How are Depression and Anxiety Linked?
“Depression affects everyone differently, but there are some common symptoms, including feeling low-spirited, restless, irritable, seeing no point in the future, feeling numb and disconnected from other people, gaining no pleasure from things usually enjoyed and losing interest in sex.” He said severe depression can be ‘debilitating and even life-threatening’ as it can cause suicidal thoughts.
Stephen added: “There are treatments that help with both depression and anxiety, such as talking therapy/CBT – so the positive news is that while depression and anxiety can occur together, they can usually also be treated together. If you or someone you know may be experiencing either or both anxiety and depression, it is important to speak to someone, such as your GP or friend or family member, as soon as possible so you are not alone in dealing with it and can get the right help and support. We know mental health can be a difficult thing to talk about, especially with a GP or practice nurse, someone you might hardly know.”
New figures reveal the impact of stigma faced by those of us with a mental health problem. Results from the biggest UK wide survey into the impact of mental health stigma showed that almost two fifths – 38 per cent – of respondents had been negatively treated as a result of their mental health problem – potentially affecting millions nationwide. The independent public poll was carried out across a sample of 2,000 adults living with a range of mental health problems. Sue Baker, Director of Time to Change, said: “These figures show the devastating impact that mental health stigma continues to have on potentially millions of lives.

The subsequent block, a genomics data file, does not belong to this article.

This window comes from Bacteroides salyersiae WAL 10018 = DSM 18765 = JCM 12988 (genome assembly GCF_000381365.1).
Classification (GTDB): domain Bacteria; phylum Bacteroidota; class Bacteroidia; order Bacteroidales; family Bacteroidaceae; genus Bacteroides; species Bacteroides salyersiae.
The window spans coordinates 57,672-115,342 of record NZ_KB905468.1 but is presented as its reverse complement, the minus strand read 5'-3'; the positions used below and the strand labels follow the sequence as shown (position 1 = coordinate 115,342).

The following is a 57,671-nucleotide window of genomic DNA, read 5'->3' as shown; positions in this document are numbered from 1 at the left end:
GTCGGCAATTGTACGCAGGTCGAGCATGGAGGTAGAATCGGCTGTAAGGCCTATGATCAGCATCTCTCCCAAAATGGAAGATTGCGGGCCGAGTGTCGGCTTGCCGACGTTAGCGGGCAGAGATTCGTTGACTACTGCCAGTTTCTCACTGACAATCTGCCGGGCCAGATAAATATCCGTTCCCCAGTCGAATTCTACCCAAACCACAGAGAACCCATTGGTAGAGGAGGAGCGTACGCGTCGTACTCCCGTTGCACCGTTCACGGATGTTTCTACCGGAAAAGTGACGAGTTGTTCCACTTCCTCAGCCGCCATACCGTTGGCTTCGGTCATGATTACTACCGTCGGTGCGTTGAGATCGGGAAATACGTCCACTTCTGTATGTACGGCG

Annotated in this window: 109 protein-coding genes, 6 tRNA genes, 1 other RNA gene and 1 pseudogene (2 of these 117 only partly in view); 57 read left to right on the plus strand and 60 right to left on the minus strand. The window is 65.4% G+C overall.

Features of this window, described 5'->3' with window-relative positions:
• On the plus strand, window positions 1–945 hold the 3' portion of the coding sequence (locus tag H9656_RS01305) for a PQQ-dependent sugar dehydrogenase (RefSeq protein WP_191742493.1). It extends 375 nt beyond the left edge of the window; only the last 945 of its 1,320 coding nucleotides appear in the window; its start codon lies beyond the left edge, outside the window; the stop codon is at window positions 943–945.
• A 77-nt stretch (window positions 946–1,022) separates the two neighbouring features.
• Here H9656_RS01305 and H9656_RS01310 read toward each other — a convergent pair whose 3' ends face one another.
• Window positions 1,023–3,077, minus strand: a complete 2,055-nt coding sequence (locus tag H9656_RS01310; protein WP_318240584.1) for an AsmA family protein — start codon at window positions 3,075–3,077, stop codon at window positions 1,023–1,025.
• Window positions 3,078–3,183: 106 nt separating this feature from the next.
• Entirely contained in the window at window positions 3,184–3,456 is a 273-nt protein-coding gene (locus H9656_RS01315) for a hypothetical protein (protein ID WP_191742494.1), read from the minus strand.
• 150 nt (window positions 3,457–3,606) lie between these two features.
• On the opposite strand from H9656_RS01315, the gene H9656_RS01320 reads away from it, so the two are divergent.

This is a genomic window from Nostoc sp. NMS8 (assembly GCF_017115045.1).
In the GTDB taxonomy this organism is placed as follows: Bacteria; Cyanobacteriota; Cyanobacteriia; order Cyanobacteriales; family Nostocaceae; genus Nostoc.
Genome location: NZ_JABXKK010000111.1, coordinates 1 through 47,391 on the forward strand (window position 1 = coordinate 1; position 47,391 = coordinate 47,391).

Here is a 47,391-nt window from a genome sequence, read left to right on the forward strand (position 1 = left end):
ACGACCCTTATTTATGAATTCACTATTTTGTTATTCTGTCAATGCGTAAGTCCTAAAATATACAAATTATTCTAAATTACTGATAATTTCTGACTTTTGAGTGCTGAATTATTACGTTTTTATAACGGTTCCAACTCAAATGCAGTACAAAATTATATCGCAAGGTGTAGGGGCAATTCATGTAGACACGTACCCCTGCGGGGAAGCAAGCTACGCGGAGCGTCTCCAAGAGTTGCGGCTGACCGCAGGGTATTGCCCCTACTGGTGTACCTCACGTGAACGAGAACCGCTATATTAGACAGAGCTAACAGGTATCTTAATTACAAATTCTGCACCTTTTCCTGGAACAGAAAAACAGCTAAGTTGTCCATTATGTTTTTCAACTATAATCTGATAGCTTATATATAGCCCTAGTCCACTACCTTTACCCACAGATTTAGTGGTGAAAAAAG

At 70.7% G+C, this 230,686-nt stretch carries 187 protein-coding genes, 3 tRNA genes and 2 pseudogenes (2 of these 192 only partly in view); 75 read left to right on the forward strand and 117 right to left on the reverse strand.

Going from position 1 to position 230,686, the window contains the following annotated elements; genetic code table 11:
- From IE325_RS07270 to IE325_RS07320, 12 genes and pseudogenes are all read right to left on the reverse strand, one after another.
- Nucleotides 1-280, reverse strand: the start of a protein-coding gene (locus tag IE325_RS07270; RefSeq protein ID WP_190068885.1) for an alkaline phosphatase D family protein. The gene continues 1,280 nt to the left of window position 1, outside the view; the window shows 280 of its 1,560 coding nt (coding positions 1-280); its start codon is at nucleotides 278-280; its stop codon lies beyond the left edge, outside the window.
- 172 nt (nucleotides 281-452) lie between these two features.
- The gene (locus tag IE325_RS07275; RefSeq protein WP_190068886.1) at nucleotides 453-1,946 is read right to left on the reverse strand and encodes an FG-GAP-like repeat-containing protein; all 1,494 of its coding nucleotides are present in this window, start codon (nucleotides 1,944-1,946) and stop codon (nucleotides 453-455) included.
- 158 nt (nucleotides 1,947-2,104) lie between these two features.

“We know that progress is being made in improving attitudes and reducing discrimination in some key areas of life but too many of us are still being made to feel isolated, ashamed and worthless by other people’s reactions, resulting in the loss of what means the most – our friends, our families, our jobs. The good news is that being open about mental health, and ready to listen, can make a positive difference and potentially change lives. Time to Talk Day is a great reason for everyone to get involved and become part of our movement to change how we all think and act about mental health.”
Words by Olivia Lerche